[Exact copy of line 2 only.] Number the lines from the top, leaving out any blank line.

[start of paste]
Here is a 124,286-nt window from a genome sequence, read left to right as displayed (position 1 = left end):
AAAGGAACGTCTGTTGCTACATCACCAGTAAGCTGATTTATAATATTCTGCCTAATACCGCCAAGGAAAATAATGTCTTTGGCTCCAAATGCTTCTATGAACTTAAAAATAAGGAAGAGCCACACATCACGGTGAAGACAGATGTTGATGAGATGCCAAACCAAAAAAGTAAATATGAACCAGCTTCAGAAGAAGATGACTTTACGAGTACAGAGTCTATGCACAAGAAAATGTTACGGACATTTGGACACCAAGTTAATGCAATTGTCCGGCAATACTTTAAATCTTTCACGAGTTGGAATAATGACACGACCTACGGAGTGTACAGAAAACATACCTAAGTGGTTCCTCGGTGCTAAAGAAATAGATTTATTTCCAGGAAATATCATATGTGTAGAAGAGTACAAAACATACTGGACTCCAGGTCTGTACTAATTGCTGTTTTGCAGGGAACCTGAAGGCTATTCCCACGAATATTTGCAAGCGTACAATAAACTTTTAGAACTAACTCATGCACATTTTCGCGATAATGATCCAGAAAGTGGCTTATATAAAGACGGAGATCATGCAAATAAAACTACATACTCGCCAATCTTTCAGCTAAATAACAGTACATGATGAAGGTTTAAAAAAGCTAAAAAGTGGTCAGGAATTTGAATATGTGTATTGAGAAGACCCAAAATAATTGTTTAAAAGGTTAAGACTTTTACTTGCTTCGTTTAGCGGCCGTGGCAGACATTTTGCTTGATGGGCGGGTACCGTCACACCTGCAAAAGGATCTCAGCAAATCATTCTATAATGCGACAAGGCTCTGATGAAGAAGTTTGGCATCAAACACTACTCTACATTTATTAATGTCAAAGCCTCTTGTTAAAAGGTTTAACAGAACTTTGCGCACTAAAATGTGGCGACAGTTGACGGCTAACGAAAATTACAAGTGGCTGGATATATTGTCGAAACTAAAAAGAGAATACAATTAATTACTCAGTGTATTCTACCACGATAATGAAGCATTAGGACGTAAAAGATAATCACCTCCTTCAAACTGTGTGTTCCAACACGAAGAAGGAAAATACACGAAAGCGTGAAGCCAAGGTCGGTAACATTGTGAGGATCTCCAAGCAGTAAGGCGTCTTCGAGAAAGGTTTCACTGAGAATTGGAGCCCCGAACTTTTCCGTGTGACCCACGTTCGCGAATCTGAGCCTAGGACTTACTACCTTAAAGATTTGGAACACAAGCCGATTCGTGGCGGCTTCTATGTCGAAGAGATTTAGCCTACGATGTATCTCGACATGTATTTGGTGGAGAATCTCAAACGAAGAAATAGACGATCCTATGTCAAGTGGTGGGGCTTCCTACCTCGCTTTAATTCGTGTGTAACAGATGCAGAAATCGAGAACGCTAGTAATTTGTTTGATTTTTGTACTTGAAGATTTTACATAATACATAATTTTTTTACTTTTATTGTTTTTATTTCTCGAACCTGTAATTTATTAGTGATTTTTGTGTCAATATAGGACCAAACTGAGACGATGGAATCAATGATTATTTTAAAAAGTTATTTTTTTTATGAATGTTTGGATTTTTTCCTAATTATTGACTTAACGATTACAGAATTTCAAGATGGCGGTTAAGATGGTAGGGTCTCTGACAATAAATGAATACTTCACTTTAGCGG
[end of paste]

AAAGGAACGTCTGTTGCTACATCACCAGTAAGCTGATTTATAATATTCTGCCTAATACCGCCAAGGAAAATAATGTCTTTGGCTCCAAATGCTTCTATGAACTTAAAAATAAGGAAGAGCCACACATCACGGTGAAGACAGATGTTGATGAGATGCCAAACCAAAAAAGTAAATATGAACCAGCTTCAGAAGAAGATGACTTTACGAGTACAGAGTCTATGCACAAGAAAATGTTACGGACATTTGGACACCAAGTTAATGCAATTGTCCGGCAATACTTTAAATCTTTCACGAGTTGGAATAATGACACGACCTACGGAGTGTACAGAAAACATACCTAAGTGGTTCCTCGGTGCTAAAGAAATAGATTTATTTCCAGGAAATATCATATGTGTAGAAGAGTACAAAACATACTGGACTCCAGGTCTGTACTAATTGCTGTTTTGCAGGGAACCTGAAGGCTATTCCCACGAATATTTGCAAGCGTACAATAAACTTTTAGAACTAACTCATGCACATTTTCGCGATAATGATCCAGAAAGTGGCTTATATAAAGACGGAGATCATGCAAATAAAACTACATACTCGCCAATCTTTCAGCTAAATAACAGTACATGATGAAGGTTTAAAAAAGCTAAAAAGTGGTCAGGAATTTGAATATGTGTATTGAGAAGACCCAAAATAATTGTTTAAAAGGTTAAGACTTTTACTTGCTTCGTTTAGCGGCCGTGGCAGACATTTTGCTTGATGGGCGGGTACCGTCACACCTGCAAAAGGATCTCAGCAAATCATTCTATAATGCGACAAGGCTCTGATGAAGAAGTTTGGCATCAAACACTACTCTACATTTATTAATGTCAAAGCCTCTTGTTAAAAGGTTTAACAGAACTTTGCGCACTAAAATGTGGCGACAGTTGACGGCTAACGAAAATTACAAGTGGCTGGATATATTGTCGAAACTAAAAAGAGAATACAATTAATTACTCAGTGTATTCTACCACGATAATGAAGCATTAGGACGTAAAAGATAATCACCTCCTTCAAACTGTGTGTTCCAACACGAAGAAGGAAAATACACGAAAGCGTGAAGCCAAGGTCGGTAACATTGTGAGGATCTCCAAGCAGTAAGGCGTCTTCGAGAAAGGTTTCACTGAGAATTGGAGCCCCGAACTTTTCCGTGTGACCCACGTTCGCGAATCTGAGCCTAGGACTTACTACCTTAAAGATTTGGAACACAAGCCGATTCGTGGCGGCTTCTATGTCGAAGAGATTTAGCCTACGATGTATCTCGACATGTATTTGGTGGAGAATCTCAAACGAAGAAATAGACGATCCTATGTCAAGTGGTGGGGCTTCCTACCTCGCTTTAATTCGTGTGTAACAGATGCAGAAATCGAGAACGCTAGTAATTTGTTTGATTTTTGTACTTGAAGATTTTACATAATACATAATTTTTTTACTTTTATTGTTTTTATTTCTCGAACCTGTAATTTATTAGTGATTTTTGTGTCAATATAGGACCAAACTGAGACGATGGAATCAATGATTATTTTAAAAAGTTATTTTTTTTATGAATGTTTGGATTTTTTCCTAATTATTGACTTAACGATTACAGAATTTCAAGATGGCGGTTAAGATGGTAGGGTCTCTGACAATAAATGAATACTTCACTTTAGCGG